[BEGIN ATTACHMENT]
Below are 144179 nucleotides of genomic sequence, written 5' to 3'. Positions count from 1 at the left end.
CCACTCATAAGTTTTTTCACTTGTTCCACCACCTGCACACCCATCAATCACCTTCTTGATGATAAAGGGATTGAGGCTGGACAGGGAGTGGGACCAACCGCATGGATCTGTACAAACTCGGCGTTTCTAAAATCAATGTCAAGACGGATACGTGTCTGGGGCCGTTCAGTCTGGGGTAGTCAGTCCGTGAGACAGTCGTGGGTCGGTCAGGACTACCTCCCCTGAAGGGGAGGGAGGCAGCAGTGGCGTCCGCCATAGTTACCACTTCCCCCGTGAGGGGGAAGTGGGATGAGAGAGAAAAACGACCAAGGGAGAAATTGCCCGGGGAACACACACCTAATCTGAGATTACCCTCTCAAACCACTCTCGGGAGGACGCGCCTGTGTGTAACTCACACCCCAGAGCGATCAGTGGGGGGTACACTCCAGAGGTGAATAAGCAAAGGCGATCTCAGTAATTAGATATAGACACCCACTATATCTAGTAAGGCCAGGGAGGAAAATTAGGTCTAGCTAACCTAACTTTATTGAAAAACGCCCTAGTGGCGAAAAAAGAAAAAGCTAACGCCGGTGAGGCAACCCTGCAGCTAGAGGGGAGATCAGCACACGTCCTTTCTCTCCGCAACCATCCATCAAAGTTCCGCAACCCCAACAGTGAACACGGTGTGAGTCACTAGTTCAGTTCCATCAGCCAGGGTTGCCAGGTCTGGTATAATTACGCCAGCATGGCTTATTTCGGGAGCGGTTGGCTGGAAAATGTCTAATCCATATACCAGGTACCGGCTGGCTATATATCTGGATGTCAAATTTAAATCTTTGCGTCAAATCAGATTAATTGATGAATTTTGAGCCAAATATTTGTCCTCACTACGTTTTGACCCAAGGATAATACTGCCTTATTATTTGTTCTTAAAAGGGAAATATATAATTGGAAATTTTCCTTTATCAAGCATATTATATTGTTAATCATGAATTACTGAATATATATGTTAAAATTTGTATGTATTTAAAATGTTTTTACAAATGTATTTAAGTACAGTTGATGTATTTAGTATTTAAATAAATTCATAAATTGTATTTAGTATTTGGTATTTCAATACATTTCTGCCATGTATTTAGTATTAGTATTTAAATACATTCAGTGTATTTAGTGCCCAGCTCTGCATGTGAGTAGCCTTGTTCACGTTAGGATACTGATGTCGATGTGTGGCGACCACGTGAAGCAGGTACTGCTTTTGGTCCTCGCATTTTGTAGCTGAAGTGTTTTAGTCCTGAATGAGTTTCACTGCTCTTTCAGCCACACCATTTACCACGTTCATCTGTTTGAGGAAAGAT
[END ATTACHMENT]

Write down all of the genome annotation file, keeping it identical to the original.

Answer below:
Below are 144179 nucleotides of genomic sequence, written 5' to 3'. Positions count from 1 at the left end.
CCACTCATAAGTTTTTTCACTTGTTCCACCACCTGCACACCCATCAATCACCTTCTTGATGATAAAGGGATTGAGGCTGGACAGGGAGTGGGACCAACCGCATGGATCTGTACAAACTCGGCGTTTCTAAAATCAATGTCAAGACGGATACGTGTCTGGGGCCGTTCAGTCTGGGGTAGTCAGTCCGTGAGACAGTCGTGGGTCGGTCAGGACTACCTCCCCTGAAGGGGAGGGAGGCAGCAGTGGCGTCCGCCATAGTTACCACTTCCCCCGTGAGGGGGAAGTGGGATGAGAGAGAAAAACGACCAAGGGAGAAATTGCCCGGGGAACACACACCTAATCTGAGATTACCCTCTCAAACCACTCTCGGGAGGACGCGCCTGTGTGTAACTCACACCCCAGAGCGATCAGTGGGGGGTACACTCCAGAGGTGAATAAGCAAAGGCGATCTCAGTAATTAGATATAGACACCCACTATATCTAGTAAGGCCAGGGAGGAAAATTAGGTCTAGCTAACCTAACTTTATTGAAAAACGCCCTAGTGGCGAAAAAAGAAAAAGCTAACGCCGGTGAGGCAACCCTGCAGCTAGAGGGGAGATCAGCACACGTCCTTTCTCTCCGCAACCATCCATCAAAGTTCCGCAACCCCAACAGTGAACACGGTGTGAGTCACTAGTTCAGTTCCATCAGCCAGGGTTGCCAGGTCTGGTATAATTACGCCAGCATGGCTTATTTCGGGAGCGGTTGGCTGGAAAATGTCTAATCCATATACCAGGTACCGGCTGGCTATATATCTGGATGTCAAATTTAAATCTTTGCGTCAAATCAGATTAATTGATGAATTTTGAGCCAAATATTTGTCCTCACTACGTTTTGACCCAAGGATAATACTGCCTTATTATTTGTTCTTAAAAGGGAAATATATAATTGGAAATTTTCCTTTATCAAGCATATTATATTGTTAATCATGAATTACTGAATATATATGTTAAAATTTGTATGTATTTAAAATGTTTTTACAAATGTATTTAAGTACAGTTGATGTATTTAGTATTTAAATAAATTCATAAATTGTATTTAGTATTTGGTATTTCAATACATTTCTGCCATGTATTTAGTATTAGTATTTAAATACATTCAGTGTATTTAGTGCCCAGCTCTGCATGTGAGTAGCCTTGTTCACGTTAGGATACTGATGTCGATGTGTGGCGACCACGTGAAGCAGGTACTGCTTTTGGTCCTCGCATTTTGTAGCTGAAGTGTTTTAGTCCTGAATGAGTTTCACTGCTCTTTCAGCCACACCATTTACCACGTTCATCTGTTTGAGGAAAGAT